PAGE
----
|Hospitals frequently are overcapacity.|
2. Insurances are very tricky on whether they want you to be admitted. Admitting costs a lot of money, but an insurance company can't deny a doctor's recommendation to have you admitted. Unfortunately they have a work around, which is where they will arrange to send you to a cheaper hospital via ambulance. Also they may arrange to have doctor's from their cheaper network to provide care for you and the follow up treatment. These less expensive networks aren't always less effective, indeed many hospitals over charge insurance companies to cover their other costs. This is especially true with the rising number of for-profit hospitals as opposed to faith-based and/or non-profit hospitals.
3. Patient Comfort: Some patients want every test imaginable. I had a patient not long ago complain his lip briefly hurt. He demanded to have it checked out by an MRI and the doctor gave it to him because he didn't want to deal with the patient. This means the patient had to be checked into the intensive care unit overflow and monitored 24/7. Patient ended up eventually being discharged for simple vertigo after a couple days.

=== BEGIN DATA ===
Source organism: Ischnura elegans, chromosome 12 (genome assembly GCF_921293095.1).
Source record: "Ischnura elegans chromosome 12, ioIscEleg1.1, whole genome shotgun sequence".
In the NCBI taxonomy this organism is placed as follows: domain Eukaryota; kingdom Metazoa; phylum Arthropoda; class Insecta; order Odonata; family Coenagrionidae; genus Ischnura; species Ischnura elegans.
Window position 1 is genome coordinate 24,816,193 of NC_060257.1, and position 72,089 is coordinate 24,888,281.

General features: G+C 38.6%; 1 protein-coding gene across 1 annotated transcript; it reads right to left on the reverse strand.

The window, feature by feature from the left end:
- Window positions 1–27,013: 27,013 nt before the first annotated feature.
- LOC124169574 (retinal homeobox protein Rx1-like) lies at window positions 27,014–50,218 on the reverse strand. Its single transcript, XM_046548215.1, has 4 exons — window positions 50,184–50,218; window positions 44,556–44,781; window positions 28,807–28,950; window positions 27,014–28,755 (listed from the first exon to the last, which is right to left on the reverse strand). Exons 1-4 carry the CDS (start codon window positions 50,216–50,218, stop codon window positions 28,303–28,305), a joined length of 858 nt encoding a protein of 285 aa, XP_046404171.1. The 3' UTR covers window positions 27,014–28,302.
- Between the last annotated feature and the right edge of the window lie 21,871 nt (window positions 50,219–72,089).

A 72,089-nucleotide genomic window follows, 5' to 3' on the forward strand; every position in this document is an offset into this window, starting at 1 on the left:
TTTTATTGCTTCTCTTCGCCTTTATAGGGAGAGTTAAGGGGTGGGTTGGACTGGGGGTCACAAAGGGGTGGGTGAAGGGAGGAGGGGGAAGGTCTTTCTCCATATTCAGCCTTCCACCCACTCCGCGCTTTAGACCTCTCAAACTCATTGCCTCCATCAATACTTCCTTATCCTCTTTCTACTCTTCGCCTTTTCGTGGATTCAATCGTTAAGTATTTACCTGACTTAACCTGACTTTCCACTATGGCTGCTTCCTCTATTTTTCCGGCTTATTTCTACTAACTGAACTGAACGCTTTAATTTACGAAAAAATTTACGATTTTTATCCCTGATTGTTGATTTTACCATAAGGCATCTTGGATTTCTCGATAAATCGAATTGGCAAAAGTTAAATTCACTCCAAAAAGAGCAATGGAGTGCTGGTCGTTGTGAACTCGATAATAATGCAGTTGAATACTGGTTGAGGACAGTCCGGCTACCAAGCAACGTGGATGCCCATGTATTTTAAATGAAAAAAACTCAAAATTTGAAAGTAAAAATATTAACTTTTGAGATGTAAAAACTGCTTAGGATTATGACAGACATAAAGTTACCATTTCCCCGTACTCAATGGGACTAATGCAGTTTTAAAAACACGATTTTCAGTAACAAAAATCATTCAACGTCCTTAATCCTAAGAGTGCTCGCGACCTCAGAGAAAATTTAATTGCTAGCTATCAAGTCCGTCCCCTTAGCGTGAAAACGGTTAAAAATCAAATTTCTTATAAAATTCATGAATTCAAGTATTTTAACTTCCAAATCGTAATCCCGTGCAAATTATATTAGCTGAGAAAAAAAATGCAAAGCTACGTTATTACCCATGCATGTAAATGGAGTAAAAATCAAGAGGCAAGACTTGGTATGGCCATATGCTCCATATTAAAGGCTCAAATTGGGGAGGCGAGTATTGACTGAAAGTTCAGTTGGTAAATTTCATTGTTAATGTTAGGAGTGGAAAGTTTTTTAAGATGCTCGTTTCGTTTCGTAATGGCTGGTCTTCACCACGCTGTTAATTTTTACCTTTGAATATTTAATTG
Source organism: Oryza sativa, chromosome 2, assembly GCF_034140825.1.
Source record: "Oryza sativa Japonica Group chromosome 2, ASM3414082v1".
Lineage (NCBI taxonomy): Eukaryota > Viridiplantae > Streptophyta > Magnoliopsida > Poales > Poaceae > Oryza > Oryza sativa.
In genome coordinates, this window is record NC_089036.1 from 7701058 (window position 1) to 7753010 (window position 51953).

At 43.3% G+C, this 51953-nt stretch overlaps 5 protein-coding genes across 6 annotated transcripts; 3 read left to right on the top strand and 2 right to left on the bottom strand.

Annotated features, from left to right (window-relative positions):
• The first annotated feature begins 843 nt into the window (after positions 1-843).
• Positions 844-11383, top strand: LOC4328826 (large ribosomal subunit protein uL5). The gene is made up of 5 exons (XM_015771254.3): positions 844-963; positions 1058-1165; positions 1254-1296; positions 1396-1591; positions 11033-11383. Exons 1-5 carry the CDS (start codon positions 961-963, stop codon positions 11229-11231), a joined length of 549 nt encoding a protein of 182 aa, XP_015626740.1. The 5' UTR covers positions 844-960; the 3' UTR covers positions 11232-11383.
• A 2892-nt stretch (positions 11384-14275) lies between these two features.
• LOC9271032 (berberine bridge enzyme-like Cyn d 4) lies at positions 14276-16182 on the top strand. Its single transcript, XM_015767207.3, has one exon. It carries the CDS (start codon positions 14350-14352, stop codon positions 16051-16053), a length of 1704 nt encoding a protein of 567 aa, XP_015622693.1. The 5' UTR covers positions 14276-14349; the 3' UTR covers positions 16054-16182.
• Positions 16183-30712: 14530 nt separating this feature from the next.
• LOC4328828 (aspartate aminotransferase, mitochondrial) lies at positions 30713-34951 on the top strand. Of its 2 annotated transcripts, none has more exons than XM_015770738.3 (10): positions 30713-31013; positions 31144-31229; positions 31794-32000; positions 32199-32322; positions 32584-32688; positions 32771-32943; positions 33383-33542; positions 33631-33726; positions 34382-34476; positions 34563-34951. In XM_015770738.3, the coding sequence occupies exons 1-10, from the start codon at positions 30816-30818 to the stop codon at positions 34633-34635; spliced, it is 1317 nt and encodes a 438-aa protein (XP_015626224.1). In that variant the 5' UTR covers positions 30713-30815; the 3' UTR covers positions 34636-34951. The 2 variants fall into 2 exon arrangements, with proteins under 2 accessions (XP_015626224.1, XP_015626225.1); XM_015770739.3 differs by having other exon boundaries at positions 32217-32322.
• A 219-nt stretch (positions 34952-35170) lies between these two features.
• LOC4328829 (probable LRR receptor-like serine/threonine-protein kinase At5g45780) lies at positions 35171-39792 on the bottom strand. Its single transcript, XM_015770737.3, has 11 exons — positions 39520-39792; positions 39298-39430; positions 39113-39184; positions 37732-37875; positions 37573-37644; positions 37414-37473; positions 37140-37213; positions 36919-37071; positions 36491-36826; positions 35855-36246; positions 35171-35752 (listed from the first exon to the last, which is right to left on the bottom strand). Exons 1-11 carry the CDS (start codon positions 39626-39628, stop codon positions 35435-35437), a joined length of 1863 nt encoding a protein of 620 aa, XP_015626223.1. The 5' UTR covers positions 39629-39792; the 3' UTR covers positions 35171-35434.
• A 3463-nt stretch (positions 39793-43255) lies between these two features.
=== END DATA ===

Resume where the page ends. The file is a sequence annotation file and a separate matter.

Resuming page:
4. Room Availability: This is a key factor because if there are no rooms available, ambulances and people are going to be directed to other hospitals. This is when people who really don't need a room are going to get scooted out the door pretty quickly. This is also when non-urgent people are going to see wait times skyrocket. Basically if you are still conscious, you are still going to be alive in the next 10 minutes. Some people won't be. Even if you've been there 2 hours with a broken leg, if someone walks in through the door complaining about chest pain they will get treated first. If it is slow however, you may find more non-urgent people admitted for both patient safety, and to make some money.
5. Doctor Recommendation is the trickiest of them all because doctor's all have very different admitting practices. Some (usually older) doctors never admit and some younger ones always do (safest option). This is also how patients can be admitted against their will. More and more young doctors are choosing to admit older/intoxicated patients against their will. This has to do with changing times, laws, and liabilities over the past 20 years. For example, I was treating an elderly woman with dementia who had picked a good chunk of her skin off. The woman was getting ready to go home (she was very alert, just would forget things occasionally) but the social worker had actually allowed the daughter to get power of attorney and the doctor had decided she wasn't alert enough to make medical choices. She was admitted against her will for a week and then transferred to an elderly care facility.
|Does it come down to money?|